STSCI 4060 Final Project
within the .cgi file using the Python-Oracle integration approach. In this .cgi file, you
need to at least include the following functions:
A. The main() function to receive the user input from the web page.
B. The processInput() function to do the following:
a) Read in the contents of the data file.
b) In order to extract the right nucleotide (or gene) sequences for all
possible cases (you can see that most times the nucleotide sequences
start right after the substring, mRNA, but not always), you are required to
insert the substring, _**gene_seq_starts_here**_, right before the
nucleotide sequences of every bee gene (or entry) through Python
programming when you read in (or process) the raw data line by line. In
this way, you will use the _**gene_seq_starts_here**_ substring as the
starting point to extract the nucleotide sequences later on.
c) Extract the gi number and nucleotide sequence of each gene (or entry).
d) Make sure that your Python program reads in the gene (or nucleotide)
sequence of the last entry in the raw data file.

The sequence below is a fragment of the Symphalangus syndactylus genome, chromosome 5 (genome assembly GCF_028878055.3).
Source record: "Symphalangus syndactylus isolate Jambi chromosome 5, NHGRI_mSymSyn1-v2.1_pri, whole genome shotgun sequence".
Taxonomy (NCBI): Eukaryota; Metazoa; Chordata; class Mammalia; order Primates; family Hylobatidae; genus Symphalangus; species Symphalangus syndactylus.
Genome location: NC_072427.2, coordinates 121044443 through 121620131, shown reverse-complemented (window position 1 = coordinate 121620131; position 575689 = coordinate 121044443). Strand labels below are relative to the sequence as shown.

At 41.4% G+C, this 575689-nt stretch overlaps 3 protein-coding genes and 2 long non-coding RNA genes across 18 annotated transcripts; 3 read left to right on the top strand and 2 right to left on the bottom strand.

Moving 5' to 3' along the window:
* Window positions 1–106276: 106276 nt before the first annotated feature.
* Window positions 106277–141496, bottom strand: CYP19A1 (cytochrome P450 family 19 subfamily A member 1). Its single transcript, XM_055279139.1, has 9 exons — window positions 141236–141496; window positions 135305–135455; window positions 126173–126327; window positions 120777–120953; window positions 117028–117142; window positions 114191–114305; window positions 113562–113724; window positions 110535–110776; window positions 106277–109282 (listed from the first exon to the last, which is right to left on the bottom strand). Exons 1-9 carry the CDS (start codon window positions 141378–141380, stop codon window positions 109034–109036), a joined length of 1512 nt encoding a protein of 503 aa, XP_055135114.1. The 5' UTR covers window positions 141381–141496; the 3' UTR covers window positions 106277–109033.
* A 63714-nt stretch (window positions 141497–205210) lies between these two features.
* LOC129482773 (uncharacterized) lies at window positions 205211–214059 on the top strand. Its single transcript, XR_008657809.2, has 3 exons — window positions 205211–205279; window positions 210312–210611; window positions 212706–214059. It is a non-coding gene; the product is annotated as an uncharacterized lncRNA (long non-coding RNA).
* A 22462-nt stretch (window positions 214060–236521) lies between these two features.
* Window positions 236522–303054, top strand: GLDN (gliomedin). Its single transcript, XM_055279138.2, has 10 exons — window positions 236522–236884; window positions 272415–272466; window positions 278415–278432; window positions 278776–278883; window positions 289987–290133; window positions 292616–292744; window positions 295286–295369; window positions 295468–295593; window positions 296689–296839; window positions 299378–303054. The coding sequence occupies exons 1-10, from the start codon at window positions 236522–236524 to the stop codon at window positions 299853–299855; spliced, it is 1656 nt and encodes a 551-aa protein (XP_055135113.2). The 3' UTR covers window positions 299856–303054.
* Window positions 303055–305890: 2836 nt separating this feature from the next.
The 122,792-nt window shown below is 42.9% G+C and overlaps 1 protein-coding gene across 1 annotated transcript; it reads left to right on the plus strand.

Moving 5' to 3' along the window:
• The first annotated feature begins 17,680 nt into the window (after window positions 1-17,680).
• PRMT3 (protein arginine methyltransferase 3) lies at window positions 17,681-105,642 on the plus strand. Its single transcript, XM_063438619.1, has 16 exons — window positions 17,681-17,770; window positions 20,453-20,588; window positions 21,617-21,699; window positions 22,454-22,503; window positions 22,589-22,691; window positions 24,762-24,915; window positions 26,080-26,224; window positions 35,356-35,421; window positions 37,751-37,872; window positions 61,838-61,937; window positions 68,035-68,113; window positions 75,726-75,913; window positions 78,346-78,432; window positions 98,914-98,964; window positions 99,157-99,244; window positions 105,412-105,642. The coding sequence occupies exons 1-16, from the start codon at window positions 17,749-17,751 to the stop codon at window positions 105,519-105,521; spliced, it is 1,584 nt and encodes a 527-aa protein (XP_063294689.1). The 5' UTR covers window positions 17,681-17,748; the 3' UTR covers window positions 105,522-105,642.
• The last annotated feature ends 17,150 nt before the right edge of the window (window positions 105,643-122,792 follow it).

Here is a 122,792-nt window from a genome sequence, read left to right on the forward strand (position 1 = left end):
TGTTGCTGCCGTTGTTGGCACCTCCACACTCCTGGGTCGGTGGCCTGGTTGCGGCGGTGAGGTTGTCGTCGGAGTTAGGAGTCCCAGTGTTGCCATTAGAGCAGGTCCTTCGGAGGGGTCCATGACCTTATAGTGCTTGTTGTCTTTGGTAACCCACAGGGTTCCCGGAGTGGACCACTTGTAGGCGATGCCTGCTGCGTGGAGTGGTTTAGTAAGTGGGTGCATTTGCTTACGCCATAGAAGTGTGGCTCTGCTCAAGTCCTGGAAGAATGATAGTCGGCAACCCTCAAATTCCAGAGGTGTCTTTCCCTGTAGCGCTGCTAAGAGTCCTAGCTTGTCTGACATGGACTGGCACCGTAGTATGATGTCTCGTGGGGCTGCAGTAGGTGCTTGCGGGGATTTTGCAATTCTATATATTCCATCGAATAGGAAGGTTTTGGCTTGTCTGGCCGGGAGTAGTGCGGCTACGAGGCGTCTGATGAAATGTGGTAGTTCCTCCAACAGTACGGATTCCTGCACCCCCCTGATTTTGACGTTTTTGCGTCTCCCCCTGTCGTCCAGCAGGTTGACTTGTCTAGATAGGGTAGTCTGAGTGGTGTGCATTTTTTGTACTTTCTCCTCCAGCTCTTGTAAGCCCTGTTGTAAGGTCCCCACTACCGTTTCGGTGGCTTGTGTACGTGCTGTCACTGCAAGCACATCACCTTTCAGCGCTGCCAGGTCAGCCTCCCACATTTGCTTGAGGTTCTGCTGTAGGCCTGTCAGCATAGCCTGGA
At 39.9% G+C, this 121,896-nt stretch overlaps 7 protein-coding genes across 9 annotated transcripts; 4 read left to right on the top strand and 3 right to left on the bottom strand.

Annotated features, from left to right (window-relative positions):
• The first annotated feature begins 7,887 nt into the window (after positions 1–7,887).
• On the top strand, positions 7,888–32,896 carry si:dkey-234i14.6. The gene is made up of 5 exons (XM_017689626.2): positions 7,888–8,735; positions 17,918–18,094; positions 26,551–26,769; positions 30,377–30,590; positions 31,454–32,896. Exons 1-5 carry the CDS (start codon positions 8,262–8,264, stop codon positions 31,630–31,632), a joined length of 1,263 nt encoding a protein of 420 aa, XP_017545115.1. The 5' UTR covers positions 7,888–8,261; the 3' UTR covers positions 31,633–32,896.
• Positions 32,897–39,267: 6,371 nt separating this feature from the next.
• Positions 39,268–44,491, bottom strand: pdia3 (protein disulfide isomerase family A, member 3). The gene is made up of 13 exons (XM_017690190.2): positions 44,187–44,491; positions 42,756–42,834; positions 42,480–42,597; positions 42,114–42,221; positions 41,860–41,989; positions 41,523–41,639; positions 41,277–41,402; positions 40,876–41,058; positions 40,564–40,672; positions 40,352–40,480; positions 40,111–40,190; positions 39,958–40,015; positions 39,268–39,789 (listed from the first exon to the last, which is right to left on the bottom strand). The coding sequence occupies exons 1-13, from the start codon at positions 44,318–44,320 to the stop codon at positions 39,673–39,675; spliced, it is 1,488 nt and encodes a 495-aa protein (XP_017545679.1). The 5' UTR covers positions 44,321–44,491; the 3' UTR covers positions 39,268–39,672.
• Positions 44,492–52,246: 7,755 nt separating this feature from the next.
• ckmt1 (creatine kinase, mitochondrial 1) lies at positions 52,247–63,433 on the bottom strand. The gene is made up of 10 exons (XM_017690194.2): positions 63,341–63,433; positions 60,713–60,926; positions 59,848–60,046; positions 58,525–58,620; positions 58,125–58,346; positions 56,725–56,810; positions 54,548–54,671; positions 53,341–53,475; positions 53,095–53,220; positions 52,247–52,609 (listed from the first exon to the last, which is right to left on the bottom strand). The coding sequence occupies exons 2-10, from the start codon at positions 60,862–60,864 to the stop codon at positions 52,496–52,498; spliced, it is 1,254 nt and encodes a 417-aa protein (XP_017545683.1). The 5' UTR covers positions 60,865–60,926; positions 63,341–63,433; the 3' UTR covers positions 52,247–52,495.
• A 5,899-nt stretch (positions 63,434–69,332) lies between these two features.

e) Calculate the relative frequencies of each nucleotide in every gene.
f) Calculate the combined relative frequencies of the nucleotides G and C,
freq_GC, which is obtained by adding the relative frequencies of G and C.
g) Connect Python to the Oracle database system.
h) Create an Oracle table called beeGenes to store gi numbers, nucleotide
sequences, the relative frequencies of the four nucleotides and the
combined relative frequencies of the nucleotides G and C, freq_GC. So,
your beeGenes table has seven columns.
i) When you write the data to the database table, you are required to use
the Oracle bind variable approach and the batch writing method by
setting the bindarraysize to a certain number (refer to the lecture slides if
j) In order not to truncate any gene sequence, you need to find an